I did however make detour into a valley of the River Tweed and stopped for a while at Scott’s view which is a place where allegedly he liked to stop by and reflect on life.  I am not disputing this but it this rather remote place is about ten miles or so from where he lived so in days before automobiles this would not be something that the average person, or even the great Sir Walter Scott, would be able to do on impulse.  It was a nice view all the same and apparently his funeral cortege stopped off here for a short while on his way to his burial spot in the grounds of nearby Dryburgh Abbey.

One of my favourite Scott stories is how he saved the Scottish bank note.  In 1826 there was a proposal to abandon Scottish notes and adopt the English notes instead.  Under the pseudonym Malachi Malagrowther Scott campaigned hard against the proposal and was eventually successful.  In recognition of this a picture of Scott even today appears on every Bank of Scotland note.

Walter Scott bank note

Instead of visiting the Abbey I sought out a massive stone statue of William Wallace standing solitary and magnificent in half armour and kilt, a massive claymore hanging menacingly from his belt and leaning on a giant sword fully fifteen feet tall.

Thanks to the hopelessly historically inaccurate Mel Gibson film ‘Braveheart’, quite possibly the most aggressively Anglophobe and historically inaccurate film ever made, William Wallace remains a burning symbol of Scottish nationalism but the truth is that his fame is based on one lucky victory against the English and a conveniently overlooked string of subsequent defeats.

I thought he looked rather sad and forlorn stuck out here abandoned on a ridge overlooking the river wondering what might have been and with nothing to detain me here for more than a few minutes I swiftly moved on towards my intended destination.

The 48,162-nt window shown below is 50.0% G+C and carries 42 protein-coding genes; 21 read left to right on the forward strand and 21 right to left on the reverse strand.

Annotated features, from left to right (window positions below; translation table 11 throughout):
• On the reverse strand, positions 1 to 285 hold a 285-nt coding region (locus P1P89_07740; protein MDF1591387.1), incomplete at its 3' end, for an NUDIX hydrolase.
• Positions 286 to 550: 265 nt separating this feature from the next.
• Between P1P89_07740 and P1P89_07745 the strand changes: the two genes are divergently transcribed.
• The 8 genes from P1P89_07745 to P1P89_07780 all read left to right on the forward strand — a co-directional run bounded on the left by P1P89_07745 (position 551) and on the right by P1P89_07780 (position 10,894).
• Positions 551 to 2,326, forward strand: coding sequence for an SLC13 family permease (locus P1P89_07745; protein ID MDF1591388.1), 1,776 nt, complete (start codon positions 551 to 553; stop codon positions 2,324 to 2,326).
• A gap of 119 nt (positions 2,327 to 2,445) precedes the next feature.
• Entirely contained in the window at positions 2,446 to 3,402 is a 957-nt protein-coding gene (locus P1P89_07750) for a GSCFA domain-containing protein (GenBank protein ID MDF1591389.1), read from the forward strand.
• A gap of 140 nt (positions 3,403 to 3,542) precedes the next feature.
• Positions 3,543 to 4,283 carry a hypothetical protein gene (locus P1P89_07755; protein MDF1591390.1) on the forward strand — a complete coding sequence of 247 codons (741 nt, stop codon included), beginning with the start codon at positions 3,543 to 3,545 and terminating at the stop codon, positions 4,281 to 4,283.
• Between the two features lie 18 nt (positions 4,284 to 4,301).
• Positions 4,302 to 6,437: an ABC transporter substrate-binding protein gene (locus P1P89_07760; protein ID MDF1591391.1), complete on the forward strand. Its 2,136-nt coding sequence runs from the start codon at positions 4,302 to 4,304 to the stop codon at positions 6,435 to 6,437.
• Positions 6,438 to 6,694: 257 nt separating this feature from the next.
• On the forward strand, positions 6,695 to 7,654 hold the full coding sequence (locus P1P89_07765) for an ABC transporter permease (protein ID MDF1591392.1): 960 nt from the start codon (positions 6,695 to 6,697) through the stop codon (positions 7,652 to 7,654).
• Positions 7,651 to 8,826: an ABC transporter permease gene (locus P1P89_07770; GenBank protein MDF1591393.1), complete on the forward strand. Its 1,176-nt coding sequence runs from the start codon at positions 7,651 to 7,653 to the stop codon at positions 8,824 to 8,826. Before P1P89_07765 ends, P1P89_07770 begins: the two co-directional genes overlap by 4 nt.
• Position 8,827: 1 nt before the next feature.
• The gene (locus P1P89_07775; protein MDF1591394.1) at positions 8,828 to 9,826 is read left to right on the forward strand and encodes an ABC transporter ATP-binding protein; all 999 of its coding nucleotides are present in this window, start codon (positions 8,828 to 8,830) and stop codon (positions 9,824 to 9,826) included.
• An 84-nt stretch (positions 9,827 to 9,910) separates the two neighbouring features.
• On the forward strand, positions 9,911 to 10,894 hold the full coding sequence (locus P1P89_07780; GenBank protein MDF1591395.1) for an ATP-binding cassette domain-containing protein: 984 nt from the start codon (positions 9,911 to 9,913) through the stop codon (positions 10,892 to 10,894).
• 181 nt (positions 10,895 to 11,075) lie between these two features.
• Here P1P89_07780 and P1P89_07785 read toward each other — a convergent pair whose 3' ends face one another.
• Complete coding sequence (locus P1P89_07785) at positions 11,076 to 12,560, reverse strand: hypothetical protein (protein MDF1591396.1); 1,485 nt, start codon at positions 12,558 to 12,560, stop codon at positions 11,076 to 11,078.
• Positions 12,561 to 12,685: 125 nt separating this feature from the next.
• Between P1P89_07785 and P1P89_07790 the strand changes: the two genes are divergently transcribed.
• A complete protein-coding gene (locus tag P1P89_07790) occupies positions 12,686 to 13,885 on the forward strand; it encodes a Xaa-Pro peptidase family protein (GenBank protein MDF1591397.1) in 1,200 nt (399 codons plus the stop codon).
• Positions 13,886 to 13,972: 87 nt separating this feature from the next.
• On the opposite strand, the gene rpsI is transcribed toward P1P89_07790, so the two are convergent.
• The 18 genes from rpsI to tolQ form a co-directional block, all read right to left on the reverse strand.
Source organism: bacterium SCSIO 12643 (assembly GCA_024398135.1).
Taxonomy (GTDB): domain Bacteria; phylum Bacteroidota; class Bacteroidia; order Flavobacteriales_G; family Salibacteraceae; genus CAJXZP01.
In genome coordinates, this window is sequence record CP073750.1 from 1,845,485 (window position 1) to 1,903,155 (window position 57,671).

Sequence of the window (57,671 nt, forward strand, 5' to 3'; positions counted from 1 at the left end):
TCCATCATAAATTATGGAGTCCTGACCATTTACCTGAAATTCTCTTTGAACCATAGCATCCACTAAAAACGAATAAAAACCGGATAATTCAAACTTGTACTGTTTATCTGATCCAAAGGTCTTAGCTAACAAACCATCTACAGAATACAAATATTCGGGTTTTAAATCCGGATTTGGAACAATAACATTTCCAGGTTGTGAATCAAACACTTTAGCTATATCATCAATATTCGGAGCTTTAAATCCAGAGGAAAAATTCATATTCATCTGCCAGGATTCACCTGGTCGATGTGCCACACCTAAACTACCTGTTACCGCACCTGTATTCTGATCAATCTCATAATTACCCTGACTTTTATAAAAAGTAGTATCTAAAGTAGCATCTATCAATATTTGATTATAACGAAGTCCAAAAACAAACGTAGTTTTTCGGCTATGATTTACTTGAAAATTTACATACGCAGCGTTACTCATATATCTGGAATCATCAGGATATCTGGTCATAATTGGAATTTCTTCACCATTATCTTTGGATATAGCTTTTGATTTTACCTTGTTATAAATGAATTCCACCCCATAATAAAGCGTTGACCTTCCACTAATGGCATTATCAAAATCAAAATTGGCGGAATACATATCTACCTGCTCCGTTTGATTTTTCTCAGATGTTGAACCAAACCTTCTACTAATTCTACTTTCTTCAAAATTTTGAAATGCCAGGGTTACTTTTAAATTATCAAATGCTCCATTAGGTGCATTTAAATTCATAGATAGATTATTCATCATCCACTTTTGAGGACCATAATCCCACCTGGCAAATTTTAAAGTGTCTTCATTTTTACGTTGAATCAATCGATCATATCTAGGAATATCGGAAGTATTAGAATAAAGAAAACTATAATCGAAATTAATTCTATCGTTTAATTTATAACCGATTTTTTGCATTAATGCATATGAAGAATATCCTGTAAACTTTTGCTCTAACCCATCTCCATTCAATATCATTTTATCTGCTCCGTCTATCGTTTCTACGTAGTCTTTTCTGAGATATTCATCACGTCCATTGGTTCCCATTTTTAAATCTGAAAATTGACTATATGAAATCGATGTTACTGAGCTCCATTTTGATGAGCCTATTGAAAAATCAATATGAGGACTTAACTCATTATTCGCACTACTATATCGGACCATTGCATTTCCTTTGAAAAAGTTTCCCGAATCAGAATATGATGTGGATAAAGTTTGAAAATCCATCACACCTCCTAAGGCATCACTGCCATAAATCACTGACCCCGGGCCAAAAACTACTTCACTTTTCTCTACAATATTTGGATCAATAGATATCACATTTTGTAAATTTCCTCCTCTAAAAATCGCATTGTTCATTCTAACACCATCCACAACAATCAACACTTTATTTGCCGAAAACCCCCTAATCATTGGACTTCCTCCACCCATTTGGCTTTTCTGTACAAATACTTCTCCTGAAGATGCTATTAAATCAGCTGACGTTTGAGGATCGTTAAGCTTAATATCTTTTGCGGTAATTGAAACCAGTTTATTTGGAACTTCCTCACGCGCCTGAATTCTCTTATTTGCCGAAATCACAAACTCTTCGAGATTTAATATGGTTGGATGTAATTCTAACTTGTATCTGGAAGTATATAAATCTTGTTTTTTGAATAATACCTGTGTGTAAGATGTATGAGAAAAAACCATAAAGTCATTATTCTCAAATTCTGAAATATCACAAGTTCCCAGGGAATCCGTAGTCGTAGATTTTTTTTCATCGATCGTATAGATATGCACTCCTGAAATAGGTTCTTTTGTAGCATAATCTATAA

William Wallace

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The Huldufólk of Iceland

“This is a land where everyone is aware that the land is alive, and one can say that the stories of hidden people and the need to work carefully with them reflects an understanding that the land demands respect” –  Terry Gunnell, a folklore professor at the University of Iceland

We have moved on from Wroclaw in Poland and its street dwarfs so I thought you might like some pictures of the Huldufólk. the “hidden folk” of Icelandic folklore who live in a mystical landscape of mountain passes with peaks lost in the clouds, of arctic chill, windswept valleys, gnarled volcanic rock, wild moss and winter scorched meadows.

“It’s sort of a relationship with nature, like with the rocks. (The elves) all live in the rocks, so you have to. It’s all about respect, you know.” – Icelandic Singer Bjork.

In a land like this. of fire and ice, a place that is wild and magical, where the fog-shrouded lava fields provide a spooky landscape in which it is possible that anything out of the ordinary might lurk, stories flourish about the “hidden folk”.

According to Icelanders these are the thousands of elves who make their homes in the wilderness,  supernatural forces that dwell within the hallowed volcanic rubble and coexist alongside the 320,000 or so Icelandic people.

People in Iceland do not throw stones into the wilderness just in case they carelessly injure an Elf!

“It has caused a lot of arguments, as it’s something that’s very difficult to prove. Iceland is full of álagablettir, or enchanted spots, places you don’t touch – just like the fairy forts and peat bogs in Ireland. They’re protected by stories about the bad things that will happen if you do” – Terry Gunnell